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What Are the Most Solvable Problems in Diabetes?

The diaTribe Foundation’s 2016 gathering shares need for earlier treatment, data integration, prevention, amplifying patient voices, and reducing stigma.

By Payal Marathe

The diaTribe Foundation hosted its third annual “Solvable Problems in Diabetes” forum at the 2016 European Association for the Study of Diabetes (EASD) Conference in Munich, Germany. More than 150 guests gathered for this dynamic panel discussion, moderated by The diaTribe Foundation’s Kelly Close. This year’s panelists included renowned diabetes experts from around the world:

  • Dr. Tina Vilsbøll (University of Copenhagen, Denmark)

  • Dr. Bernard Zinman (University of Toronto, Canada)

  • Dr. Lutz Heinemann (Profil Institute, Germany)

The speakers offered nuanced perspectives as both researchers and healthcare providers who regularly work closely with people with diabetes. An overarching theme of the evening was the need to listen to people with diabetes: What do they need, and do they have ample opportunity to speak up? Below, see some of the top takeaways and memorable moments from this year’s event (the diaTribe team is already looking forward to a better-than-ever “Solvable Problems in Diabetes” during EASD in Lisbon, Portugal next year!).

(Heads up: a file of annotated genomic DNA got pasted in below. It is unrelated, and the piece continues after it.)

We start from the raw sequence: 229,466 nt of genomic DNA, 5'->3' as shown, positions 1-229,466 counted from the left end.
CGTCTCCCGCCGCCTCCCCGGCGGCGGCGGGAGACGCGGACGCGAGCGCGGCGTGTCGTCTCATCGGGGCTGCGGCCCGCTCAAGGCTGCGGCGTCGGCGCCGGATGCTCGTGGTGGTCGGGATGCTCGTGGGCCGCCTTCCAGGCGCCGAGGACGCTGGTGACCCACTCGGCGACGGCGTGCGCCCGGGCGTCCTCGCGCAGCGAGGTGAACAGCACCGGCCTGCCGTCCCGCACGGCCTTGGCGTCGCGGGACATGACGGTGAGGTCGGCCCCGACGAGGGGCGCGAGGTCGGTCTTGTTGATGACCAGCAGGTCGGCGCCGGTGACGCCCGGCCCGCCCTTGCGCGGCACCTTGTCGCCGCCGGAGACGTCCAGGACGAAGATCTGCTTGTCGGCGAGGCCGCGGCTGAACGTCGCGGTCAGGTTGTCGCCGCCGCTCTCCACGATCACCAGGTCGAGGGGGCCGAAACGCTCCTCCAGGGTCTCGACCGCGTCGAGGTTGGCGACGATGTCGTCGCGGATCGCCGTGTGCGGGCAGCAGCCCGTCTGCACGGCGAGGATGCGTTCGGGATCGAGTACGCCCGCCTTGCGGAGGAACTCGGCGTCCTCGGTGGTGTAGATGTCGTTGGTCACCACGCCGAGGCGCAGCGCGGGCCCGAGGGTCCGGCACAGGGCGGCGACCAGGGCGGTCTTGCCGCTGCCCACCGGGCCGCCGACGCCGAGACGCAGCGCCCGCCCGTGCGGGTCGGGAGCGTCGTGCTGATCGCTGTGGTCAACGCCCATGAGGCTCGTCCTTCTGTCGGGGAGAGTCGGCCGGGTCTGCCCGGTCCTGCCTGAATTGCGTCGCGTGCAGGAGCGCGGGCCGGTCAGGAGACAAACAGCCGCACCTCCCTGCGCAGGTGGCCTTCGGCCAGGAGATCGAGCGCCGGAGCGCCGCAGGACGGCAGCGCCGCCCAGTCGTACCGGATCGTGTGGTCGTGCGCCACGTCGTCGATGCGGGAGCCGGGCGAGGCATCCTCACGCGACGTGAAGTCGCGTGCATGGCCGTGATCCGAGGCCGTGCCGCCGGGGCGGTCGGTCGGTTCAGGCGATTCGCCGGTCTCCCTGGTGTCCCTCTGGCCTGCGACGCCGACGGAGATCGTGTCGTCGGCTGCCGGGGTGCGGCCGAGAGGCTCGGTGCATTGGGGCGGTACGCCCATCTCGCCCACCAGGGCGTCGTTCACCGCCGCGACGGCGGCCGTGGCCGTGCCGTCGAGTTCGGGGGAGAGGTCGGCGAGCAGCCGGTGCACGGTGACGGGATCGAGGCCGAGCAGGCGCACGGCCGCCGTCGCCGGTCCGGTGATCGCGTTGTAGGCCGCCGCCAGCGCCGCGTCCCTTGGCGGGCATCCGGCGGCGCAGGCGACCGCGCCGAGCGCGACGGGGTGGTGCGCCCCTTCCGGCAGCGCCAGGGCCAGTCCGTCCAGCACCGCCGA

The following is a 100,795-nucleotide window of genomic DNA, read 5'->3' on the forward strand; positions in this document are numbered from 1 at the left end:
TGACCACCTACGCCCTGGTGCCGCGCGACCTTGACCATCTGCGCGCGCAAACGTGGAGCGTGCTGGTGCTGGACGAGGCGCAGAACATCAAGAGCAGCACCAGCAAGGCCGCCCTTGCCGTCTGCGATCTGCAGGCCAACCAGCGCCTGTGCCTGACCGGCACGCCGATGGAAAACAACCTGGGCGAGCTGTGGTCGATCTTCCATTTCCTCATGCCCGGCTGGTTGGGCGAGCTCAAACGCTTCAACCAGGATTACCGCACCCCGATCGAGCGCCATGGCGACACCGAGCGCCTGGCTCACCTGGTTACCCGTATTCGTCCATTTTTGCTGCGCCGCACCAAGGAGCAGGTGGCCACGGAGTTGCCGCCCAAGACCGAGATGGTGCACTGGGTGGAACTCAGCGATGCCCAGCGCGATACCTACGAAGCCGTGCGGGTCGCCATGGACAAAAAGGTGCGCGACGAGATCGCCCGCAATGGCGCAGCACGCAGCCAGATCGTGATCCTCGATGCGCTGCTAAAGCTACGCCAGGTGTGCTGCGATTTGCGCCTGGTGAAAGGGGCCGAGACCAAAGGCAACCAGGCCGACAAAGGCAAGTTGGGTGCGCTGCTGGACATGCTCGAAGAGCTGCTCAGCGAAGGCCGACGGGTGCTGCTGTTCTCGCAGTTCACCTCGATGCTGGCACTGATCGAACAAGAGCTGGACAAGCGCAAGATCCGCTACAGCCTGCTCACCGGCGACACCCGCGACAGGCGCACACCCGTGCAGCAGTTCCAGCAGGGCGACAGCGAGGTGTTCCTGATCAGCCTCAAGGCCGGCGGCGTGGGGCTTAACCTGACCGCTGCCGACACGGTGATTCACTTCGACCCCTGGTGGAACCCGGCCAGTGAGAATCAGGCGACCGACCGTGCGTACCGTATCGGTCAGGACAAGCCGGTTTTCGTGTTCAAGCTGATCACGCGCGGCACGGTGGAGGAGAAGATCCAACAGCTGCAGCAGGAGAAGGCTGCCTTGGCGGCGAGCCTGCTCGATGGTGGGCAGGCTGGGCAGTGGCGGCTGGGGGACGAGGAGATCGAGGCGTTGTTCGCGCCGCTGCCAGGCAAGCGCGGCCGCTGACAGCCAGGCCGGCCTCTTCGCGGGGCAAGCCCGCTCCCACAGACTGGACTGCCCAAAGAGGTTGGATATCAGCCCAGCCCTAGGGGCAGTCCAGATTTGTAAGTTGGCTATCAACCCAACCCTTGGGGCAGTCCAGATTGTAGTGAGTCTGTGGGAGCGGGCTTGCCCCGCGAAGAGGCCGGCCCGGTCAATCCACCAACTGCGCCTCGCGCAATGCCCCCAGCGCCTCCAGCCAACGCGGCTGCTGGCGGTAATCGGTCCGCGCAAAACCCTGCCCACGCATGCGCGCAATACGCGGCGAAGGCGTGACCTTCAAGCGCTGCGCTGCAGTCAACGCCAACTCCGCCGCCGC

Reimbursement and Affordability

Dr. Heinemann shared a story about Freestyle Libre in Germany to showcase how powerful the voice of people with diabetes can be. “Libre is a big success story in Germany,” he said. “Patients loved it even when they had to pay for it themselves, and now insurance companies are starting to cover it. Once the patient voice is involved, things can move forward.”

Starting Treatment Earlier

One prominent “solvable problem” identified by the panel was the “treat-to-fail approach,” or the notion in diabetes care that healthcare professionals should try one drug at a time, waiting for things to go wrong before trying something new. Dr. Zinman argued that a more appropriate approach would be combination therapy, started earlier on. This would simultaneously target – and fix – various factors that lead to diabetes, since it’s unlikely that one drug will be the “silver bullet” that will fix all factors responsible for diabetes, Dr. Zinman explained.

The panelists were especially excited about combinations of SGLT-2 inhibitors and GLP-1 agonists because of recent studies (on Lilly/BI’s Jardiance, an SGLT-2 inhibitor, and Novo Nordisk’s Victoza, a GLP-1 agonist) suggesting both drugs might preserve the heart and kidneys in people with diabetes. Heart disease is a leading cause of complications and death for people with diabetes, so drugs that can protect the heart are especially exciting and important. Dr. Vilsbøll shared that she’s already using SGLT-2 inhibitors and GLP-1 agonists side-by-side for some people with type 2 diabetes.


The speakers had a lot to say about diabetes prevention. They shared thoughts on how the healthcare system and society at large could better facilitate exercise and other healthy habits to reduce factors contributing to the development of type 2 diabetes. Dr. Heinemann pointed to his smartphone, calling the device “the biggest part” of his exercise routine – “my wife asks me every evening how many steps I’ve taken.” In his view, social media and exercise apps can be valuable in encouraging exercise in the way they foster healthy competition and hold people accountable for daily physical activity.